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Despite this, the damage was likely already done. As a colleague told me, “FIFA does not do conditions.”

Some of the political dynamics within the UCP government are also worth noting. For one thing, I was told Kenney ended up being an enthusiastic champion for the application, even though much of his government was mired in myopia and did not get the wider benefits of hosting a “soccer tournament.”

According to sources, one of the more reluctant figures was then-finance minister Travis Toews, though his concerns were mainly around financial risks, such as extra security costs.

Toews, now a UCP leadership contender, could not be reached for comment Friday. An emailed statement said that under Toews’s direction, Treasury Board approved funding related to the application, but that further details were subject to cabinet confidentiality.

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Regardless, most of the anger I heard was not directed at the legislature but at FIFA — and especially at some of Canada’s representatives, including vice-president Victor Montagliani.

Those officials say the representatives at one time pleaded with Edmonton to submit an application. At that point, only Toronto was confirmed, and a second Canadian city was needed to secure the country’s participation in 2026. Vancouver came aboard only late in the process, supposedly at the urging of Montagliani.

Even still, the vision being sold was for three Canadian sites, each of which would get three to five matches. Likewise, local officials were told FIFA was willing to moderate its usual demands and work to lower costs for prospective hosts — including an increased willingness to use older stadiums.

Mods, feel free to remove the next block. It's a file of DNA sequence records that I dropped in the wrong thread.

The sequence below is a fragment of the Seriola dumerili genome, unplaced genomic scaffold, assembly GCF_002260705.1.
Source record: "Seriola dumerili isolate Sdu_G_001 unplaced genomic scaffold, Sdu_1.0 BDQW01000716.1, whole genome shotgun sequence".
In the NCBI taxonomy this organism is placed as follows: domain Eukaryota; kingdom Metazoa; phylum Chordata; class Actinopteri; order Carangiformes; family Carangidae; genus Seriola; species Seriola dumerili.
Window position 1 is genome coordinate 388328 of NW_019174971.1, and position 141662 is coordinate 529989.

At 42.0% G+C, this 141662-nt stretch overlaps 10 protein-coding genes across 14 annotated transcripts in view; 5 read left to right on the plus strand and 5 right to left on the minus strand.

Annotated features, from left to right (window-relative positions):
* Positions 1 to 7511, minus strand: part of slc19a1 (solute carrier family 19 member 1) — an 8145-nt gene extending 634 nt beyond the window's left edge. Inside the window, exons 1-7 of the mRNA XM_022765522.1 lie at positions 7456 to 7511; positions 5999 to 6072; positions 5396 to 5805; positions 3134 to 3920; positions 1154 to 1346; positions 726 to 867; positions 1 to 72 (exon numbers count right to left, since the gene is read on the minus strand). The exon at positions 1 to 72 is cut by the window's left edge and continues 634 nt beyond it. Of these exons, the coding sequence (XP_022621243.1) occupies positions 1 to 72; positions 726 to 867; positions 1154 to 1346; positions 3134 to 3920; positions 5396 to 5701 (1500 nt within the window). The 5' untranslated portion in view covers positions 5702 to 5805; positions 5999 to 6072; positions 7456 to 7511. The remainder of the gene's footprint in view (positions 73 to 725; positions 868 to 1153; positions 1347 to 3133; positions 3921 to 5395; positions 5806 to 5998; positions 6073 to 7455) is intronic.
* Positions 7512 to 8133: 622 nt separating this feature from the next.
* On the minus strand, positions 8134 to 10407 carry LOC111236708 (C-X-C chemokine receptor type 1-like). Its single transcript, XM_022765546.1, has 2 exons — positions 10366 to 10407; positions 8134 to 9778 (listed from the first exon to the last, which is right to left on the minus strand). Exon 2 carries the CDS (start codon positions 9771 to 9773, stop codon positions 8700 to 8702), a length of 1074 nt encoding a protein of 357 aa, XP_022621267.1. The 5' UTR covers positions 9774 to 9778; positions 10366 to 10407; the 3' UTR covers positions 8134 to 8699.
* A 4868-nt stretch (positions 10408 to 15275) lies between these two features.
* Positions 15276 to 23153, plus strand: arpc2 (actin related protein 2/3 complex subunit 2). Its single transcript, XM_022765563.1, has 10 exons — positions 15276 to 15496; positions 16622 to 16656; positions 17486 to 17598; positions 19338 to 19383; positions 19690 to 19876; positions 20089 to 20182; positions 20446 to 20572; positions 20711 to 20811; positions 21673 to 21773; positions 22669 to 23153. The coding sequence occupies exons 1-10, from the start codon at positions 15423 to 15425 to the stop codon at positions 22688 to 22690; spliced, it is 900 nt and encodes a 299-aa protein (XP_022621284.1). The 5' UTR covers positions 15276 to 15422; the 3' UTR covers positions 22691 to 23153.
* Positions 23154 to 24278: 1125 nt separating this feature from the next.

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Naive or not, the local bid team felt it had all the assurances to consider its application a near guarantee, which is why Thursday’s news felt much like a betrayal.

“They were all over us… to sign a commitment, because otherwise the Canadian bid was dead,” one source with insider knowledge told me.

“Those individuals (at FIFA) made their commitment to Edmonton, and when the Canadian bid survived they manipulated Vancouver to get back into it and played us. We took them at their word, and they did not come through.”

Officials at FIFA could not be reached for comment.

There are many levels of frustration here. But it is most visceral for me in the squandered potential for Alberta’s economy that would have come from welcoming tourists, investors and media, showing off our energy industry and having a moment of international exposure.

Likewise there is frustration because our city seemingly did everything it could to demonstrate support of international soccer.

The one silver lining is that the city put together a strong promotional package that can be used in the future to attract other events.

They just won’t be the World Cup. But then we’re used to disappointment.